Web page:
The ‘slow food’ approach to AI — why every ingredient matters

Standard

GettyImages 534825979

By Kim Rees, head of data experience design at Capital One

CapOne_Kim Rees Headshot

As a practitioner of data visualization and the design of data systems, I appreciate how the choices we make about data collection, curation, extraction, and transformation impact the outcomes of our analyses and algorithms. The way we choose to frame a question can sometimes yield vastly different results. With these considerations — and their far-reaching implications — in mind, it becomes of critical importance that they are factored into algorithmic development to help set the vision for, and more accurately inform, ultimate intended outcomes.

As we look at the future of AI, machine learning (AI/ML), and autonomous systems — and their increasingly outsized role across businesses, public agencies, educational institutions, and society broadly — we should be aware that models are trained on our past behaviors, not on our values or ideals. For instance, say an airline creates an algorithm to upgrade passengers trained on past upgrades given by gate agents. We could view those agents’ choices as an expression of the company values. While the airline doesn’t have an explicit value of a certain type of customer, perhaps gate agents’ unconscious bias led to more affluent passengers getting this perk.

The “problem” with AI and machine learning.

The problem with AI/ML isn’t that it "gets it wrong" or that it’s built with malice, it’s that the technology has gotten really good. Most of the negative headlines we read about algorithmic outcomes or bias are referring to the fact that the machine actually got really darn good at its job. The machine being a machine, this means that it excelled at executing a very narrowly defined set of tasks based on prior actions and decisions (for example, a more robust set of training data on a certain set of passengers may yield preferential treatment for that group on future algorithmic outputs). The hard part about what I think of as “responsible AI,” is that it forces us to take a hard look at ourselves and recognize that our data is not neutral, because we aren’t neutral.

To me, this begs the question of whether we use the word "bias" too liberally. There are many ways algorithms can single out a particular group of people without having biased data. For instance, the mere quantity of data available for a specific person in any given use case may cause an algorithm to rank them higher than someone else. People with a more robust digital presence may enjoy favorable treatment simply because the machine knows more about them.

In order to ask the machine to make the right decision, we can’t just give it our data and have it learn from our actions. Just as a mom, I can’t let my kids learn from me in a vacuum. Because I’m not perfect, and I let my exasperation come out while driving in rush hour traffic. I need to course correct and tell them I made a poor choice and how it could have been handled better.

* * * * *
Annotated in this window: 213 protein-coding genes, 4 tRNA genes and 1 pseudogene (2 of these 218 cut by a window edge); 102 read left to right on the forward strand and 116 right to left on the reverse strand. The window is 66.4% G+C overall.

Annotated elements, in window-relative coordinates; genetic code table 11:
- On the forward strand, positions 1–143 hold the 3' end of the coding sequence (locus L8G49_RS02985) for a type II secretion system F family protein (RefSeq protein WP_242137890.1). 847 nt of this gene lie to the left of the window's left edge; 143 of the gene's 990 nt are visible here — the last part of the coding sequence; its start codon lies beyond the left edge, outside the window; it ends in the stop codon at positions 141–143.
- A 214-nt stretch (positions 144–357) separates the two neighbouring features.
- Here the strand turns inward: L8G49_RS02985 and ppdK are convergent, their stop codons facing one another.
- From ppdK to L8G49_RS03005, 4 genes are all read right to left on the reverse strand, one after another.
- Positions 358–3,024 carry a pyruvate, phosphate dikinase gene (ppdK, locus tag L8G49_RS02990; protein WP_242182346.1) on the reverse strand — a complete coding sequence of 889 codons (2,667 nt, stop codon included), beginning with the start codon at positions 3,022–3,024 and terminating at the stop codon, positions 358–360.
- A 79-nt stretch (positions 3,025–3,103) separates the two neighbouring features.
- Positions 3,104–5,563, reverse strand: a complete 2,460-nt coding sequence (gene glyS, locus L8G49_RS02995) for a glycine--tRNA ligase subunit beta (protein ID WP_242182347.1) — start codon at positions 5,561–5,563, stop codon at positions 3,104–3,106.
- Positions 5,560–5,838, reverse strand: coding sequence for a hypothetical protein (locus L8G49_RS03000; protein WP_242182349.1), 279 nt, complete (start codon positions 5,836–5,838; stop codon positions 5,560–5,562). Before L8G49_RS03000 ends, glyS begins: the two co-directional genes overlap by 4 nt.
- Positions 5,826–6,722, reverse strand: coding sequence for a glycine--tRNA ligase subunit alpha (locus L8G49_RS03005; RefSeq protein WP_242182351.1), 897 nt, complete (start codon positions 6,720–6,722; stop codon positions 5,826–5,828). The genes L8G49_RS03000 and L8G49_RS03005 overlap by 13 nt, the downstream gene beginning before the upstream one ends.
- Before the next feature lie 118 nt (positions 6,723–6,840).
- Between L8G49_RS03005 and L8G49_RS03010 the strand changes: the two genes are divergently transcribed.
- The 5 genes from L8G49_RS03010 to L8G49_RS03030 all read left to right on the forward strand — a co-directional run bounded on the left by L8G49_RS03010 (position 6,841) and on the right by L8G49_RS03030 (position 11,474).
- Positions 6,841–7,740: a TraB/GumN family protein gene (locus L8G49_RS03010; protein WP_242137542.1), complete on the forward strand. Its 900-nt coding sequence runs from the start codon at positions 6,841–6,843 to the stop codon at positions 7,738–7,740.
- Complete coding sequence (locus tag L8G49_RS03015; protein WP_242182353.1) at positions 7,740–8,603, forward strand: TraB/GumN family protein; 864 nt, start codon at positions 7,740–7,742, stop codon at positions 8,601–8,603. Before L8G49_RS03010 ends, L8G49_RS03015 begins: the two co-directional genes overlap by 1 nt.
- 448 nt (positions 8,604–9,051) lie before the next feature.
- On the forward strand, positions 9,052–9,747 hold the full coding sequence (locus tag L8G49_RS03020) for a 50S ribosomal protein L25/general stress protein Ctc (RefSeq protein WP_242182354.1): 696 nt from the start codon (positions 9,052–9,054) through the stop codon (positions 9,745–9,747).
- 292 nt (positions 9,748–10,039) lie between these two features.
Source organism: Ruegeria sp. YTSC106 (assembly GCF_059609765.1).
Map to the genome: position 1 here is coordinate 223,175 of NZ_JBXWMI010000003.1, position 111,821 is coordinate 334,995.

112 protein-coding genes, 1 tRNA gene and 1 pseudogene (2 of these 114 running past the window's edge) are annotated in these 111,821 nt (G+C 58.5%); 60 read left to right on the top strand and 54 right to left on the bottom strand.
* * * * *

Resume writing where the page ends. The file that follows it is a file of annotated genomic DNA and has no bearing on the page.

Humans are naturally flawed.

Presuming we won’t suddenly start making flawless and fair human decisions, so the models can learn our values properly, we need to start by admitting that our past human decisions are flawed. From there, we can perhaps go back to clarify what our values look like when we make certain decisions and start embedding the appropriate levers in the models and algorithms to ensure that those values are reflected throughout the entire system, outputs included.

To help us uncover our flawed past and understand the possible long-term ramifications if proliferated through AI, we need a diverse approach. A diversity of perspectives, whether the perspective stems from socioeconomic, racial, gender, physical ability, professional discipline, or other, is essential to exploring the potential futures created by this technology. And to avoid the possible negative outcomes.

A humanity-centered approach.

It will take a decidedly human-centered approach — or even humanity-centered approach — to ensure confidence in our machine-generated decisions. I fear many of our technological advances will be wasted if we don’t look at human well-being first. If we take a humanity-centered approach, we can start with a crisp view of an ideal outcome and align our algorithms and models to serve that end state. If we simply start with the data at hand, we’ll merely promulgate and intensify the inequalities we already have.

Taking a “slow food” approach with AI, and being mindful of every ingredient, source, and construction, will serve us far better than the “move fast and break things” approach. As machines make more and more of the decisions in the world, we simply can’t accept ill-designed, myopic systems bred in a vacuum of values.

This post is sponsored by Capital One. | Content written and provided by Capital One.

Join the conversation about this story »

from SAI https://read.bi/2QoHkwd
via IFTTT